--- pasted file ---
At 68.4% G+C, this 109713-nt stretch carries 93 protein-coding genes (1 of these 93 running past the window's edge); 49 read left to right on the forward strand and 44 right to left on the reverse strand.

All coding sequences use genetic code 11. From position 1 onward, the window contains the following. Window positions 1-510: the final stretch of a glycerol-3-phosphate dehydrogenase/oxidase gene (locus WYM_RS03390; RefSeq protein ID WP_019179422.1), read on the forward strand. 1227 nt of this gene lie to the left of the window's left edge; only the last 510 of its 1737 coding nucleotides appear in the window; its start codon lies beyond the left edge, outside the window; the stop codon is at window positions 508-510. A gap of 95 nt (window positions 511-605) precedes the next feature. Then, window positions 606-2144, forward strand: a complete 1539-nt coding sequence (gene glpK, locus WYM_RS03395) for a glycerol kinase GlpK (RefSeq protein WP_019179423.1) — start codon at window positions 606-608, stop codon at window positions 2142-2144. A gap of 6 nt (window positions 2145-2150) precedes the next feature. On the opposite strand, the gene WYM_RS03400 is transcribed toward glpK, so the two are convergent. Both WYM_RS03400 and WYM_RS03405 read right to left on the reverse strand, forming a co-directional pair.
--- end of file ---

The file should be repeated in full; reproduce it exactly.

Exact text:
At 68.4% G+C, this 109713-nt stretch carries 93 protein-coding genes (1 of these 93 running past the window's edge); 49 read left to right on the forward strand and 44 right to left on the reverse strand.

All coding sequences use genetic code 11. From position 1 onward, the window contains the following. Window positions 1-510: the final stretch of a glycerol-3-phosphate dehydrogenase/oxidase gene (locus WYM_RS03390; RefSeq protein ID WP_019179422.1), read on the forward strand. 1227 nt of this gene lie to the left of the window's left edge; only the last 510 of its 1737 coding nucleotides appear in the window; its start codon lies beyond the left edge, outside the window; the stop codon is at window positions 508-510. A gap of 95 nt (window positions 511-605) precedes the next feature. Then, window positions 606-2144, forward strand: a complete 1539-nt coding sequence (gene glpK, locus WYM_RS03395) for a glycerol kinase GlpK (RefSeq protein WP_019179423.1) — start codon at window positions 606-608, stop codon at window positions 2142-2144. A gap of 6 nt (window positions 2145-2150) precedes the next feature. On the opposite strand, the gene WYM_RS03400 is transcribed toward glpK, so the two are convergent. Both WYM_RS03400 and WYM_RS03405 read right to left on the reverse strand, forming a co-directional pair.